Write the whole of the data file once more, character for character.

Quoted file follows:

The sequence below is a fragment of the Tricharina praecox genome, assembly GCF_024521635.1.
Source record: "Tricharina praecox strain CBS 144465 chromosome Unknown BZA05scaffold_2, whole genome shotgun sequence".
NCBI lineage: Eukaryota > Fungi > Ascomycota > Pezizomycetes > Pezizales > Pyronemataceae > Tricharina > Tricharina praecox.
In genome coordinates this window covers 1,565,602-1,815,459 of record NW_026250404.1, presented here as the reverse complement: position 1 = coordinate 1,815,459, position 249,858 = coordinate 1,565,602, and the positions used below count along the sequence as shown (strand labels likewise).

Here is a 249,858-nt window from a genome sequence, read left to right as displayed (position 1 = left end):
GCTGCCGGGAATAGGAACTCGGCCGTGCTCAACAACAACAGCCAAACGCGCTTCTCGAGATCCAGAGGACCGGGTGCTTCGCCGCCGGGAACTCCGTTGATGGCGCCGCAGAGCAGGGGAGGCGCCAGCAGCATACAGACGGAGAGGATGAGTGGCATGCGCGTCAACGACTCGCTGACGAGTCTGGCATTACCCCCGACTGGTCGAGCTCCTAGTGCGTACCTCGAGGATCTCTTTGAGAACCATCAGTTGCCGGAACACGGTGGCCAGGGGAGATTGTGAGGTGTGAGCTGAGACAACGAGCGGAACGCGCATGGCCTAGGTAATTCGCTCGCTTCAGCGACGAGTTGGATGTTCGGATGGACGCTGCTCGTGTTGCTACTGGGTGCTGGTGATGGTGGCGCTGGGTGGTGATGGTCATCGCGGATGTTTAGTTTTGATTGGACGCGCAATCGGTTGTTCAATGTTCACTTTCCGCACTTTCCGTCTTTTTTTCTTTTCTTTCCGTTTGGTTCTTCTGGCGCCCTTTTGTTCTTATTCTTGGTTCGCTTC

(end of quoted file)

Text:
The sequence below is a fragment of the Tricharina praecox genome, assembly GCF_024521635.1.
Source record: "Tricharina praecox strain CBS 144465 chromosome Unknown BZA05scaffold_2, whole genome shotgun sequence".
NCBI lineage: Eukaryota > Fungi > Ascomycota > Pezizomycetes > Pezizales > Pyronemataceae > Tricharina > Tricharina praecox.
In genome coordinates this window covers 1,565,602-1,815,459 of record NW_026250404.1, presented here as the reverse complement: position 1 = coordinate 1,815,459, position 249,858 = coordinate 1,565,602, and the positions used below count along the sequence as shown (strand labels likewise).

Here is a 249,858-nt window from a genome sequence, read left to right as displayed (position 1 = left end):
GCTGCCGGGAATAGGAACTCGGCCGTGCTCAACAACAACAGCCAAACGCGCTTCTCGAGATCCAGAGGACCGGGTGCTTCGCCGCCGGGAACTCCGTTGATGGCGCCGCAGAGCAGGGGAGGCGCCAGCAGCATACAGACGGAGAGGATGAGTGGCATGCGCGTCAACGACTCGCTGACGAGTCTGGCATTACCCCCGACTGGTCGAGCTCCTAGTGCGTACCTCGAGGATCTCTTTGAGAACCATCAGTTGCCGGAACACGGTGGCCAGGGGAGATTGTGAGGTGTGAGCTGAGACAACGAGCGGAACGCGCATGGCCTAGGTAATTCGCTCGCTTCAGCGACGAGTTGGATGTTCGGATGGACGCTGCTCGTGTTGCTACTGGGTGCTGGTGATGGTGGCGCTGGGTGGTGATGGTCATCGCGGATGTTTAGTTTTGATTGGACGCGCAATCGGTTGTTCAATGTTCACTTTCCGCACTTTCCGTCTTTTTTTCTTTTCTTTCCGTTTGGTTCTTCTGGCGCCCTTTTGTTCTTATTCTTGGTTCGCTTC